Merlin Entertainmentoperator of Legoland theme parks, Sea Life aquariums and other attractions, partnered with Oracle earlier this month to deploy its point-of-sale and hospitality technology to improve the guest experience at Merlin’s 130 attractions in 25 countries.
To achieve this goal, said Lee Cowie, chief technology officer at Merlin, “we look at every step of the customer journey.”
“Where are we deploying technology that removes friction on guests? Does it really allow the guest, the customer, to engage with us, to interact with us? And how do we then make it really simple so that person can enjoy the experience of using well-integrated, well-trained technology?” says Cowie.
Cowie called Oracle’s technology a “central part” of Merlin’s digital customer experience. While the company already employs an in-house technology team and builds its own technology, Oracle’s particular solutions, which Cowie described as “turnkey,” allow Merlin to focus on larger projects.
Specifically, Merlin will use Oracle’s Micros Simphony Point of Sale and Hospitality Opera Property Management technology. They will allow customers to do things like pre-order food at attractions, manage hotel reservations through their mobile phones, and seamlessly check in and get a room key.
Cowie said the systems will be integrated over the next few years across Merlin’s portfolio of attractions, which includes Madame Tussauds, Alton Towers in England and Gardaland Resort in Italy.
According to Cowie, the No. 1 thing his customers want is a “frictionless experience.”
“Guests expect to ride a world-class roller coaster and experience a world-class experience in a truly immersive environment,” he said. “And at a very basic level, technology shouldn’t get in the way of that – it’s kind of the bare minimum. But technology in our parks is much more than just getting out of the way.”
For example, Cowie said, customers can already pre-register for an attraction. When they buy a ticket they can provide their license plate number and when they arrive the doors will open automatically. Theme park purchases may be charged to a guest’s hotel room.
One of Oracle’s systems will specifically help restoration sites. Technology helps prioritize orders and get them into the hands of customers faster. This addresses what has always been the main complaint of theme park goers: waiting in long lines, which is also not good for the parks. Queuing time is time that could be spent buying goods or food.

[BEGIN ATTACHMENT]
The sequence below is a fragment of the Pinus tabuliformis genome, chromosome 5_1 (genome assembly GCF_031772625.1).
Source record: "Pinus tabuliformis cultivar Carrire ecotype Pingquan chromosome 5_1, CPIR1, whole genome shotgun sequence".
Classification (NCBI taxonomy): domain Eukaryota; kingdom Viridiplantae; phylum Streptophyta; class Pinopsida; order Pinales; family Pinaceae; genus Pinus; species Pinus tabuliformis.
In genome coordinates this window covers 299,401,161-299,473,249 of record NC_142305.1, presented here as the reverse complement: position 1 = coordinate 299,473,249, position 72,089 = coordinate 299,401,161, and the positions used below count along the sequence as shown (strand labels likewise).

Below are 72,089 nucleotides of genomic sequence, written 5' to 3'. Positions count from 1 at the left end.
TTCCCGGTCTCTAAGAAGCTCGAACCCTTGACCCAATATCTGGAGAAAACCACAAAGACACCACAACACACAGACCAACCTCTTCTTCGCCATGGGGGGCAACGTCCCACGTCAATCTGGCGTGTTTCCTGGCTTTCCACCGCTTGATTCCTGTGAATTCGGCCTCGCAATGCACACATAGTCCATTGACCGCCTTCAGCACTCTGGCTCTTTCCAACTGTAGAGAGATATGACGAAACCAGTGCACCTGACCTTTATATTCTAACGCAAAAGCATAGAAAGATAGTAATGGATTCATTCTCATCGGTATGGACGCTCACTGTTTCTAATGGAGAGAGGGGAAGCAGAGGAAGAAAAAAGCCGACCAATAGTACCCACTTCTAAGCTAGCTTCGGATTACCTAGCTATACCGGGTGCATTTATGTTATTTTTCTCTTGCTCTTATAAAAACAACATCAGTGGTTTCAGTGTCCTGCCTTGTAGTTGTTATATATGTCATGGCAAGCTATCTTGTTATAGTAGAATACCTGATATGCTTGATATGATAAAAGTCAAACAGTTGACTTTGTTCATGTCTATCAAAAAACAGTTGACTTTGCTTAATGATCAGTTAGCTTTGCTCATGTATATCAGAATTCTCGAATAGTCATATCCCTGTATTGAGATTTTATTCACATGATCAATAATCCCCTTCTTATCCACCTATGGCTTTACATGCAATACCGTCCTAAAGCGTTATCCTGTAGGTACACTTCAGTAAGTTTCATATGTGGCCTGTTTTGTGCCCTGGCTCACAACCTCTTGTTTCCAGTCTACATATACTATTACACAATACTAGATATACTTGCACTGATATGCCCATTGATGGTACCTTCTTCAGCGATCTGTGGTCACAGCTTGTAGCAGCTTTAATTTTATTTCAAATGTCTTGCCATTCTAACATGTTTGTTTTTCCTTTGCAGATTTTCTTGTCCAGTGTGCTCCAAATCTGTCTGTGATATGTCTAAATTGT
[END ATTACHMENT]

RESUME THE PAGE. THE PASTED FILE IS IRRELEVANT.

Merlin has already used technology to solve this problem and reduce wait times. In attraction lines, queue lengths are monitored by sensors to understand load factors. Information is collected on areas of the park that are busier than others to match staffing patterns.
Bottleneck areas are adjusted to help customers navigate more efficiently. Cowie said Merlin is looking to add features to its mobile app that will guide customers away from crowded areas by suggesting less traveled parts of parks.
Guests having fun at the Justice League exhibit at Madame Tussauds Orlando. Photo credit: Merlin Entertainments
While Merlin hopes its partnership with Oracle will make its user experience even better, customer-facing, behind-the-scenes technology making attractions more seamless is becoming the norm.
And Cowie said the entire attractions industry is turning to technology to enhance the immersive physical environments they offer. This future will likely further merge the physical and digital environments.
Augmented reality and virtual reality — even the metaverse — are coming to the fore, Cowie said, and are “the next step in digital evolution.”
“As they start to become more mainstream and more real,” he said, “you see how digital technology is really going to enhance the physical experience.”